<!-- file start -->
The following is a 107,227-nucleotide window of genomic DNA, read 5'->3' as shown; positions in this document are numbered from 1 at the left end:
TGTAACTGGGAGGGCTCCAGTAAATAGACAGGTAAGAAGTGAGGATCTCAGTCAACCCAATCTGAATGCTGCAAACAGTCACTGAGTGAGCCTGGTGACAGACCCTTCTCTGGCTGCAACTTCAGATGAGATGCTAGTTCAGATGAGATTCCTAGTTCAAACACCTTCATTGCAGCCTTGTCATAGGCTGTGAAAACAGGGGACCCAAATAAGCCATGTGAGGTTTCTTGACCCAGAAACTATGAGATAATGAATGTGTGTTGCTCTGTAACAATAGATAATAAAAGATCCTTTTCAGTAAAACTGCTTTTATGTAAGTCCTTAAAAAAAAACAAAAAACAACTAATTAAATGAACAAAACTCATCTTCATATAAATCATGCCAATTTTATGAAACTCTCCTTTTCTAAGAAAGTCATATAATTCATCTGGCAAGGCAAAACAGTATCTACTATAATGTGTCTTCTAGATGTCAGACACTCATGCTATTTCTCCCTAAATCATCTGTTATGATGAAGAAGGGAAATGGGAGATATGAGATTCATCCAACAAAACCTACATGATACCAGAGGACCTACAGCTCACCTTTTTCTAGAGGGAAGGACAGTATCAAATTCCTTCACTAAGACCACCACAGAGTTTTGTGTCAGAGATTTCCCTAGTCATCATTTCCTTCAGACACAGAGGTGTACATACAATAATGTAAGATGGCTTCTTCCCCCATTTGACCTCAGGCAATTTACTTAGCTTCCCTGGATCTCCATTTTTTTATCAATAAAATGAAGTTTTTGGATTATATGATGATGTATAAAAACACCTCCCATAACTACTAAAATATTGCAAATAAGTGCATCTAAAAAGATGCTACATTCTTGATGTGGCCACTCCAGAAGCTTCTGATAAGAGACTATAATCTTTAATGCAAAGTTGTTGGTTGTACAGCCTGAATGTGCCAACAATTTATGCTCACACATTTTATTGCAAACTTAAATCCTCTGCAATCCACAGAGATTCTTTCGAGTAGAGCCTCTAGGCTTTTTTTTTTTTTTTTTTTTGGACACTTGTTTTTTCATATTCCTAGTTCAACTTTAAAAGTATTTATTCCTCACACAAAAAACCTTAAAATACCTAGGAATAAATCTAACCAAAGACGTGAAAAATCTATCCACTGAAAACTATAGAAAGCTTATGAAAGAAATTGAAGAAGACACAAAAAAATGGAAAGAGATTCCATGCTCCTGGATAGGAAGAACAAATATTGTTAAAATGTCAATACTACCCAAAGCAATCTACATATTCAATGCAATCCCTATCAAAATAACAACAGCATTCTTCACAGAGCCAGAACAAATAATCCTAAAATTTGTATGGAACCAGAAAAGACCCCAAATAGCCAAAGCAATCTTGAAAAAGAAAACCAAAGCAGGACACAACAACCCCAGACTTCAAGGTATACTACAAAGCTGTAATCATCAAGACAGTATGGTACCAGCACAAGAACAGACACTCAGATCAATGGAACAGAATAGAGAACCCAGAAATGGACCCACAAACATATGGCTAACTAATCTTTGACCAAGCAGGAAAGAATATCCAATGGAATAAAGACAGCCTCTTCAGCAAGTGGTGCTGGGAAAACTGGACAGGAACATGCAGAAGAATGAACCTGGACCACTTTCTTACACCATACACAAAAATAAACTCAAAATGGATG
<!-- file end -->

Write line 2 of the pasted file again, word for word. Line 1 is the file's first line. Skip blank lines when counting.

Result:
TGTAACTGGGAGGGCTCCAGTAAATAGACAGGTAAGAAGTGAGGATCTCAGTCAACCCAATCTGAATGCTGCAAACAGTCACTGAGTGAGCCTGGTGACAGACCCTTCTCTGGCTGCAACTTCAGATGAGATGCTAGTTCAGATGAGATTCCTAGTTCAAACACCTTCATTGCAGCCTTGTCATAGGCTGTGAAAACAGGGGACCCAAATAAGCCATGTGAGGTTTCTTGACCCAGAAACTATGAGATAATGAATGTGTGTTGCTCTGTAACAATAGATAATAAAAGATCCTTTTCAGTAAAACTGCTTTTATGTAAGTCCTTAAAAAAAAACAAAAAACAACTAATTAAATGAACAAAACTCATCTTCATATAAATCATGCCAATTTTATGAAACTCTCCTTTTCTAAGAAAGTCATATAATTCATCTGGCAAGGCAAAACAGTATCTACTATAATGTGTCTTCTAGATGTCAGACACTCATGCTATTTCTCCCTAAATCATCTGTTATGATGAAGAAGGGAAATGGGAGATATGAGATTCATCCAACAAAACCTACATGATACCAGAGGACCTACAGCTCACCTTTTTCTAGAGGGAAGGACAGTATCAAATTCCTTCACTAAGACCACCACAGAGTTTTGTGTCAGAGATTTCCCTAGTCATCATTTCCTTCAGACACAGAGGTGTACATACAATAATGTAAGATGGCTTCTTCCCCCATTTGACCTCAGGCAATTTACTTAGCTTCCCTGGATCTCCATTTTTTTATCAATAAAATGAAGTTTTTGGATTATATGATGATGTATAAAAACACCTCCCATAACTACTAAAATATTGCAAATAAGTGCATCTAAAAAGATGCTACATTCTTGATGTGGCCACTCCAGAAGCTTCTGATAAGAGACTATAATCTTTAATGCAAAGTTGTTGGTTGTACAGCCTGAATGTGCCAACAATTTATGCTCACACATTTTATTGCAAACTTAAATCCTCTGCAATCCACAGAGATTCTTTCGAGTAGAGCCTCTAGGCTTTTTTTTTTTTTTTTTTTTGGACACTTGTTTTTTCATATTCCTAGTTCAACTTTAAAAGTATTTATTCCTCACACAAAAAACCTTAAAATACCTAGGAATAAATCTAACCAAAGACGTGAAAAATCTATCCACTGAAAACTATAGAAAGCTTATGAAAGAAATTGAAGAAGACACAAAAAAATGGAAAGAGATTCCATGCTCCTGGATAGGAAGAACAAATATTGTTAAAATGTCAATACTACCCAAAGCAATCTACATATTCAATGCAATCCCTATCAAAATAACAACAGCATTCTTCACAGAGCCAGAACAAATAATCCTAAAATTTGTATGGAACCAGAAAAGACCCCAAATAGCCAAAGCAATCTTGAAAAAGAAAACCAAAGCAGGACACAACAACCCCAGACTTCAAGGTATACTACAAAGCTGTAATCATCAAGACAGTATGGTACCAGCACAAGAACAGACACTCAGATCAATGGAACAGAATAGAGAACCCAGAAATGGACCCACAAACATATGGCTAACTAATCTTTGACCAAGCAGGAAAGAATATCCAATGGAATAAAGACAGCCTCTTCAGCAAGTGGTGCTGGGAAAACTGGACAGGAACATGCAGAAGAATGAACCTGGACCACTTTCTTACACCATACACAAAAATAAACTCAAAATGGATG